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J Neurosurg Spine. 2018 Jul;29(1):75-80. doi: 10.3171/2017.11.SPINE17228. Epub 2018 Apr 20.

Risk factor analysis of proximal junctional kyphosis after posterior osteotomy in patients with ankylosing spondylitis.

Author information

1
1Southwest Hospital, Third Military Medical University, Chongqing; and.
2
2Department of Orthopaedics, General Hospital of the Chinese People's Liberation Army, Beijing, China.

Abstract

OBJECTIVE The aim of this paper was to analyze the incidence and risk factors of proximal junctional kyphosis (PJK) in patients with ankylosing spondylitis (AS) who underwent pedicle subtraction osteotomy. METHODS The records of 83 patients with AS and thoracolumbar kyphosis who underwent surgery at the authors' institution between 2007 and 2013 were reviewed. The patients were divided into 2 groups based on the presence or absence of PJK. The radiographic measurements, including proximal junctional angle (PJA), sagittal parameters, and pelvic parameters of these 2 groups, were compared at different time points: before surgery and 2 weeks, 12 months, and 2 years after surgery. Oswestry Disability Index scores were also evaluated. RESULTS Overall, 14.5% of patients developed PJK. Before surgery, the mean PJAs in the 2 groups were 13.6° and 8.5°, respectively (p = 0.008). There were no significant differences in age, sex, and body mass index between groups. Patients with PJK had a larger thoracolumbar kyphotic angle (50.8° ± 12.6°) and a greater sagittal vertical axis (21.7 ± 4.3 cm) preoperatively than those without PJK. The proportion of patients with PJK whose fusion extended to the sacrum was 41.2% (7/17), which is significantly greater than the proportion of patients with PJK whose lowest instrumented vertebra was above the sacrum. Oswestry Disability Index scores did not significantly increase in the PJK group compared with the non-PJK group. CONCLUSIONS The authors found that PJK occurs postoperatively in patients with AS with an incidence of 14.5%. Risk factors of PJK include larger preoperative sagittal vertical axis, PJA, and osteotomy angle. Reducing the osteotomy angle in some severe cases and extending fusion to a higher, flatter level would be also beneficial in decreasing the risk of PJK.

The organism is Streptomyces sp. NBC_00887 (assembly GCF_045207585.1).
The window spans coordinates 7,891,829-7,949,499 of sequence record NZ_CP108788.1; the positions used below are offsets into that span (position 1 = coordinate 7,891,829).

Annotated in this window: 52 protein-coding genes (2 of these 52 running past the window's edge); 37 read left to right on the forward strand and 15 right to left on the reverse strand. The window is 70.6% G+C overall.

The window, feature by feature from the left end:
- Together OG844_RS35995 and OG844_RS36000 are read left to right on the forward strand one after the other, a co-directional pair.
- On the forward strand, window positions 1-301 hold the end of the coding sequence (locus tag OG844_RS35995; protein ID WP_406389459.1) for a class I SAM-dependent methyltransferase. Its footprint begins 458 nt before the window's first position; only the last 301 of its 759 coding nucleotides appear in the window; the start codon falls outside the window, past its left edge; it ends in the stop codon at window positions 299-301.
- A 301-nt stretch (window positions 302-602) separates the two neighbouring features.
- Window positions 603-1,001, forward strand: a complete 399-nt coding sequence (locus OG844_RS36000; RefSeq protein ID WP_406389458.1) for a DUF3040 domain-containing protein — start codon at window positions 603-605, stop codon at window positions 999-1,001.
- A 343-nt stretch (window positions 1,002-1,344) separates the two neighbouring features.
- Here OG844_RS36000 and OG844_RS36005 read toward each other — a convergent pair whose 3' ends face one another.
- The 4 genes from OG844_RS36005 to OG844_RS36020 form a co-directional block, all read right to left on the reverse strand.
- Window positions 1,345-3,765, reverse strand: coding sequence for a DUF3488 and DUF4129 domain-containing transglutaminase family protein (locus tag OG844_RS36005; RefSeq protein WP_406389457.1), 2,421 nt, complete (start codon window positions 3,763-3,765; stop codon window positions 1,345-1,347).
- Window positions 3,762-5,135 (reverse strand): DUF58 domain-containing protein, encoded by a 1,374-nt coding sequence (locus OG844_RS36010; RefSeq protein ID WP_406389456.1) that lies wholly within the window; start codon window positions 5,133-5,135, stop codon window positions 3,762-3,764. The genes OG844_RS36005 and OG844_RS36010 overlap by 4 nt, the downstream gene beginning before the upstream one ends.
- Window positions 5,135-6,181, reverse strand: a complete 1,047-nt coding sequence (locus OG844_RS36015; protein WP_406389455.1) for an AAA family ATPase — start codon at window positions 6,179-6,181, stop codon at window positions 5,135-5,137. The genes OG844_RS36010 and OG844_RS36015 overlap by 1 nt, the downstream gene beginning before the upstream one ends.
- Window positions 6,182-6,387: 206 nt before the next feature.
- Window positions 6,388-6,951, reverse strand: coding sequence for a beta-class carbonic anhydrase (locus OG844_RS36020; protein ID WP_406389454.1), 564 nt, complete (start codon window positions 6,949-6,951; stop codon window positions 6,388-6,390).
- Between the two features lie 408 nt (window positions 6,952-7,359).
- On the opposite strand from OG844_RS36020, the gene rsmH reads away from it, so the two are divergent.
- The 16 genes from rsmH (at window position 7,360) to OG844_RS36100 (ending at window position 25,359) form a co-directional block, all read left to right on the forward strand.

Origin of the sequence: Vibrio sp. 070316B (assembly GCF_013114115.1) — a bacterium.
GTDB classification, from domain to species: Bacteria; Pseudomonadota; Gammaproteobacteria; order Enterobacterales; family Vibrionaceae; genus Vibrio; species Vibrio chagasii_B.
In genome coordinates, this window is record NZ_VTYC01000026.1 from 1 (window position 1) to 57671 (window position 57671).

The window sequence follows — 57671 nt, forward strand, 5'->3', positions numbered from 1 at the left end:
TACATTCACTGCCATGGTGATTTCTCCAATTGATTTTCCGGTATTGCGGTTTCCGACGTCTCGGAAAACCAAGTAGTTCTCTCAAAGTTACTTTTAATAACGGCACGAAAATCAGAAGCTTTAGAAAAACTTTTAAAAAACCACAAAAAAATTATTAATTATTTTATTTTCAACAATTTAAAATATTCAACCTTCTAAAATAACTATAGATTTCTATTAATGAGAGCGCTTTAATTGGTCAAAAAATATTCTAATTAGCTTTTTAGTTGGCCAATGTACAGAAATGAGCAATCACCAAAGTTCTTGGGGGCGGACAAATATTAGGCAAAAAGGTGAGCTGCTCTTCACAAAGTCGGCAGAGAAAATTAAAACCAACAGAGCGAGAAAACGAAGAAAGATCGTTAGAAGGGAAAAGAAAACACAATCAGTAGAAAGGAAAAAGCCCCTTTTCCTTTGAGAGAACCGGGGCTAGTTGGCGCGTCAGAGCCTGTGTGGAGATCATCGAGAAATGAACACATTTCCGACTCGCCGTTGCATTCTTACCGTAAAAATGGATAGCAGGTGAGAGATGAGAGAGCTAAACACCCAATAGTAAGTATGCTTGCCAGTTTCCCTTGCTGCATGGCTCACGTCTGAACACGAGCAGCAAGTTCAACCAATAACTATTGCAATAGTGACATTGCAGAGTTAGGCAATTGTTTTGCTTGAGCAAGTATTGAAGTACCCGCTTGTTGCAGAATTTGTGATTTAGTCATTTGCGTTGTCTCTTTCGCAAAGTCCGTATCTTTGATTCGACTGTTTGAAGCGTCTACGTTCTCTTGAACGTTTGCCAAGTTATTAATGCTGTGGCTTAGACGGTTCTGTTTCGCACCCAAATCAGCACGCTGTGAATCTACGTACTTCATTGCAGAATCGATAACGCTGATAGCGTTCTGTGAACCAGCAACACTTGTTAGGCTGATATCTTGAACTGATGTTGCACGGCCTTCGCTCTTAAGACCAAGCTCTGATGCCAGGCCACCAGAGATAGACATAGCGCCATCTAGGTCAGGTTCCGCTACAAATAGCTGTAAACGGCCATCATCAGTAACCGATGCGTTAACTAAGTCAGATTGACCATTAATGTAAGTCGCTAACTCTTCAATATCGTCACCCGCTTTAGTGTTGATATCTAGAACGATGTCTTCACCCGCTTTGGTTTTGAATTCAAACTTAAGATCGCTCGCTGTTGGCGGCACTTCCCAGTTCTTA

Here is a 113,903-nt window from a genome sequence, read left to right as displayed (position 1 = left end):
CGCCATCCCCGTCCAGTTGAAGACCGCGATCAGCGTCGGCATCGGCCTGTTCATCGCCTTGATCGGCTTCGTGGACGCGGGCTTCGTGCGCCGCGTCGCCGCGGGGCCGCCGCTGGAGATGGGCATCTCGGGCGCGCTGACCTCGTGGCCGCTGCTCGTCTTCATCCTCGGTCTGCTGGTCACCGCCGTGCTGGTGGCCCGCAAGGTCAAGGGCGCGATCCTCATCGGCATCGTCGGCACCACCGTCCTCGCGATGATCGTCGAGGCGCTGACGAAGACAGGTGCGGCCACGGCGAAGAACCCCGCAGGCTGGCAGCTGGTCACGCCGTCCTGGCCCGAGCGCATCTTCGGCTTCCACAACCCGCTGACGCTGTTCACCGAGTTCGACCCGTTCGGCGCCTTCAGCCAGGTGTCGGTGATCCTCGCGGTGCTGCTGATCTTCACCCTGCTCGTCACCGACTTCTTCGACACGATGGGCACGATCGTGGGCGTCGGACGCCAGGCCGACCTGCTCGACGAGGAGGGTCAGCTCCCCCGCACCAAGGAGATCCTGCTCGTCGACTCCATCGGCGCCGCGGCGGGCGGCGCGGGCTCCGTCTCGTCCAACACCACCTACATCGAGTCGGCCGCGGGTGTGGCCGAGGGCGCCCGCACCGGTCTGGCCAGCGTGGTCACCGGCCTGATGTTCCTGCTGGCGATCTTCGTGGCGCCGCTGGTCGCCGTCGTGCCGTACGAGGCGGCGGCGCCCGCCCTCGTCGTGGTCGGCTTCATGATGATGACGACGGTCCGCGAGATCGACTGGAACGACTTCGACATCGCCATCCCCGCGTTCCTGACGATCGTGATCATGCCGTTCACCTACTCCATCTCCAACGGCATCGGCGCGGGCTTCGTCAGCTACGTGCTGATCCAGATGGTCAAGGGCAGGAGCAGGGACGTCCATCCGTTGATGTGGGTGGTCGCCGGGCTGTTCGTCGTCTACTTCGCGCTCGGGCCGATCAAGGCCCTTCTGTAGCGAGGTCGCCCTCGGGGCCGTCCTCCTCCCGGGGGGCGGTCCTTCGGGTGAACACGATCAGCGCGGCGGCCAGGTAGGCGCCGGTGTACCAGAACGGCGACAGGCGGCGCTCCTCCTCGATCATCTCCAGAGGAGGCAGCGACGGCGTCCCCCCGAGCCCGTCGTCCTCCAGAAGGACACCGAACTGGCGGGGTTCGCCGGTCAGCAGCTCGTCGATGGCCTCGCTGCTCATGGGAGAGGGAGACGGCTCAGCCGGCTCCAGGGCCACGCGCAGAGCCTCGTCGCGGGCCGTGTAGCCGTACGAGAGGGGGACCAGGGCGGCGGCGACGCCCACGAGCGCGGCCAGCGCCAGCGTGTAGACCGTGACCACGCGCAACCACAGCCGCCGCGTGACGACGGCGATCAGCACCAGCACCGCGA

KEYWORDS:

AIS = adolescent idiopathic scoliosis; AS = ankylosing spondylitis; ASD = adult spinal deformity; BMI = body mass index; LIV = lowest instrumented vertebra; LL = lumbar lordosis; OA = osteotomy angle; ODI = Oswestry Disability Index; PI = pelvic incidence; PJA = proximal junctional angle; PJK = proximal junctional kyphosis; PSO = pedicle subtraction osteotomy; SVA = sagittal vertical axis; TK = thoracic kyphosis; TLK = thoracolumbar kyphosis; UIV = upper instrumented vertebra; ankylosing spondylitis; complication; deformity; proximal junctional kyphosis; risk factors

PMID:
29676671
DOI:
10.3171/2017.11.SPINE17228
[Indexed for MEDLINE]

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